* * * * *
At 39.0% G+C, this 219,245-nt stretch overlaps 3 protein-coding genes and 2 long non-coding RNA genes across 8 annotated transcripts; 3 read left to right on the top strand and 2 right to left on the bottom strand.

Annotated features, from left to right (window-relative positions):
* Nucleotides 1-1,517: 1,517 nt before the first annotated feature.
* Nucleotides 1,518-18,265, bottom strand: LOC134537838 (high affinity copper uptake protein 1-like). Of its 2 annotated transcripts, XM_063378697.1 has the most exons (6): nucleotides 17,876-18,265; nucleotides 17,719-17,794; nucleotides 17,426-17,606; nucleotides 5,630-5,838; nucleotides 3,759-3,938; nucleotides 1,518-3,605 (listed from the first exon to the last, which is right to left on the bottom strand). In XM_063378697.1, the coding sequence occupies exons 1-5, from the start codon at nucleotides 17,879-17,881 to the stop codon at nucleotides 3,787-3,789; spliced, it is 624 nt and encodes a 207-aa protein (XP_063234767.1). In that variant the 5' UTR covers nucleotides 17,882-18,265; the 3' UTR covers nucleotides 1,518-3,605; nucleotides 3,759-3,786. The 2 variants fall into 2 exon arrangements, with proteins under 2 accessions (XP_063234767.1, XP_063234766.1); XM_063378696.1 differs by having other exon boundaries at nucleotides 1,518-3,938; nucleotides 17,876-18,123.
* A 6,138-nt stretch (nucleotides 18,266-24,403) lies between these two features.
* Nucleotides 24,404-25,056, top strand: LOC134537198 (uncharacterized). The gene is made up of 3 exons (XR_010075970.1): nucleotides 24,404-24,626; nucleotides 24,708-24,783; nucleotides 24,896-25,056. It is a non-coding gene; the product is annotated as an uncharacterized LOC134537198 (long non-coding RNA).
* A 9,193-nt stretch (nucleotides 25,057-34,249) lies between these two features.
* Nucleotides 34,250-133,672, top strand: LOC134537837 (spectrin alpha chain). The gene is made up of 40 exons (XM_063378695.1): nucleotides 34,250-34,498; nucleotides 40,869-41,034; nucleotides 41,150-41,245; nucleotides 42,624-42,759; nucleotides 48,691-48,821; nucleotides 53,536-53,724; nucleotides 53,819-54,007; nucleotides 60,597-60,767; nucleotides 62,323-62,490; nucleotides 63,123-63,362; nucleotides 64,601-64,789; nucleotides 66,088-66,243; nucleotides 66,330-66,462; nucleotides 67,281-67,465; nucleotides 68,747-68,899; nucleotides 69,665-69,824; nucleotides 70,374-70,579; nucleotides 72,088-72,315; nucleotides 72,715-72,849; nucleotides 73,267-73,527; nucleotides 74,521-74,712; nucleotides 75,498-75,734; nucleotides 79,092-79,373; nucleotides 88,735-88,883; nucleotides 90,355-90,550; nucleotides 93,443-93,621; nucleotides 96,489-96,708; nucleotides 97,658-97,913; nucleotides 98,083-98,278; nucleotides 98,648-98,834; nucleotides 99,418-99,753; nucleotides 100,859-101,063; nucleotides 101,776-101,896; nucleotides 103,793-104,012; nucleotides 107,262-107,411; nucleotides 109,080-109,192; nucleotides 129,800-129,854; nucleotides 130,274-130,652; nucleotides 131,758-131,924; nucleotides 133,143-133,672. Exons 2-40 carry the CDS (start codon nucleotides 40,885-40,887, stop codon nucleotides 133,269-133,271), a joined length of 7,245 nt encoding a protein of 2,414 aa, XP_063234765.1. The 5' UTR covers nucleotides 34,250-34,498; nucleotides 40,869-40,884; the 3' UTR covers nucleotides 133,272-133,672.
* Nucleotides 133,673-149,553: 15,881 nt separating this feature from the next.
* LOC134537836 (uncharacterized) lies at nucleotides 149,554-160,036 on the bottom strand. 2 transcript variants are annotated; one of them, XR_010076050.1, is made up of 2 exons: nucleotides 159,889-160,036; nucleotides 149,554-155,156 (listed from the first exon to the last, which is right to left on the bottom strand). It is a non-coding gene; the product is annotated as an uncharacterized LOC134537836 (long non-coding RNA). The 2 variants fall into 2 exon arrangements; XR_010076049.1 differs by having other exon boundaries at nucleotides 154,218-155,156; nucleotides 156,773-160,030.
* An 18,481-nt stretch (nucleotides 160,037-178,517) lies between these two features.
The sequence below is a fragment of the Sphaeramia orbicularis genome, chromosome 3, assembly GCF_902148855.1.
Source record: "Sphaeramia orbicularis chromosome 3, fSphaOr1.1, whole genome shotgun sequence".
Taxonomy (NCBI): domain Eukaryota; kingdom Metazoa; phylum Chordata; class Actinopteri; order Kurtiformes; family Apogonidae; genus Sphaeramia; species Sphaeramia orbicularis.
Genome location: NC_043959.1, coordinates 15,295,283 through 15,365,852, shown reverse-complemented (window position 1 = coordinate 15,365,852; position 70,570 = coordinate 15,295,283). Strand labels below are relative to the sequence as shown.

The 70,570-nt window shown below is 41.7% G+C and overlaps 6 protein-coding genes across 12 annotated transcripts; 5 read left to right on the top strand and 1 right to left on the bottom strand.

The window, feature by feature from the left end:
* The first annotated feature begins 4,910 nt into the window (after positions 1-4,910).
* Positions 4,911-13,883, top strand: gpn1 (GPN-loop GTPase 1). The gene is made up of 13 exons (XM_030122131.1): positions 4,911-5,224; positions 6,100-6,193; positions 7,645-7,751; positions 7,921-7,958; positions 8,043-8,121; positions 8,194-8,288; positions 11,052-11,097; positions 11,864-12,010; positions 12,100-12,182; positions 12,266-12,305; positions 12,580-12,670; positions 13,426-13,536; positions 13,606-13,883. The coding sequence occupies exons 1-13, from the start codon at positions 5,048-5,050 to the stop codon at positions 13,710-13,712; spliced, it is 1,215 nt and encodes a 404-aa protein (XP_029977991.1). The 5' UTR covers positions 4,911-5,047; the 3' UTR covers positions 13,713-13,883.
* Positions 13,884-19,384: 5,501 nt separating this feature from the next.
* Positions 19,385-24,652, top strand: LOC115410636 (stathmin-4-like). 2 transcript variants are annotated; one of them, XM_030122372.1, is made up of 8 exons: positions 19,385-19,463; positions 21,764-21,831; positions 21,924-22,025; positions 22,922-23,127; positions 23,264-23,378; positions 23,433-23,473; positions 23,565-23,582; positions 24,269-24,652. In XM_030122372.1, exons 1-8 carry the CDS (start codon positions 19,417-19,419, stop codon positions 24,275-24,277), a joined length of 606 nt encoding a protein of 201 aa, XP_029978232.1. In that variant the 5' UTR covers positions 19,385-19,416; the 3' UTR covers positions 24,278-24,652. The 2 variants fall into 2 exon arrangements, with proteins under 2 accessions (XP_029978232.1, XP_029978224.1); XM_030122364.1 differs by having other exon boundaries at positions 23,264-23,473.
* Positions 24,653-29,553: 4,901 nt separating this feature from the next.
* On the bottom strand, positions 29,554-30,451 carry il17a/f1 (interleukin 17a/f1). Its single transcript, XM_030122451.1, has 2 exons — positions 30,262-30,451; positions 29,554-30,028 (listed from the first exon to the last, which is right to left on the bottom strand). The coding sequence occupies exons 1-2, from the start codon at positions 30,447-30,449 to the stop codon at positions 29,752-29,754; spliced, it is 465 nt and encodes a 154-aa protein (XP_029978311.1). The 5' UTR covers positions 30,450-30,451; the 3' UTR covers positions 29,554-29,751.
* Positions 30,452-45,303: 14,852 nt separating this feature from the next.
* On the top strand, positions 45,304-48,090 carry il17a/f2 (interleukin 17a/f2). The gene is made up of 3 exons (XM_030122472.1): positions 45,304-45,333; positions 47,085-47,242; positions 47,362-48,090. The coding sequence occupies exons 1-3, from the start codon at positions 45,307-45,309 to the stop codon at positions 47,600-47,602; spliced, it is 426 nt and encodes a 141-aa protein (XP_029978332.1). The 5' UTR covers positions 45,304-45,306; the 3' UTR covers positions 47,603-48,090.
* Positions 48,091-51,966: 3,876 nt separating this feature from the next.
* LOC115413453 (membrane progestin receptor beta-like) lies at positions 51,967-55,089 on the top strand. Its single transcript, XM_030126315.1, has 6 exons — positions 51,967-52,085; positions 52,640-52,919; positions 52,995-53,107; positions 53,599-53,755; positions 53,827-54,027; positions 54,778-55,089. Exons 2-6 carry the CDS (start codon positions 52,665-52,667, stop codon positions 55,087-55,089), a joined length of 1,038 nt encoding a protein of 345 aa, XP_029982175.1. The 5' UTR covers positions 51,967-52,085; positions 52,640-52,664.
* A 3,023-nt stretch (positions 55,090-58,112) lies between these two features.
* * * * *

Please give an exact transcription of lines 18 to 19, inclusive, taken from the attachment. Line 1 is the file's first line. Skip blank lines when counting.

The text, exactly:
* The first annotated feature begins 4,910 nt into the window (after positions 1-4,910).
* Positions 4,911-13,883, top strand: gpn1 (GPN-loop GTPase 1). The gene is made up of 13 exons (XM_030122131.1): positions 4,911-5,224; positions 6,100-6,193; positions 7,645-7,751; positions 7,921-7,958; positions 8,043-8,121; positions 8,194-8,288; positions 11,052-11,097; positions 11,864-12,010; positions 12,100-12,182; positions 12,266-12,305; positions 12,580-12,670; positions 13,426-13,536; positions 13,606-13,883. The coding sequence occupies exons 1-13, from the start codon at positions 5,048-5,050 to the stop codon at positions 13,710-13,712; spliced, it is 1,215 nt and encodes a 404-aa protein (XP_029977991.1). The 5' UTR covers positions 4,911-5,047; the 3' UTR covers positions 13,713-13,883.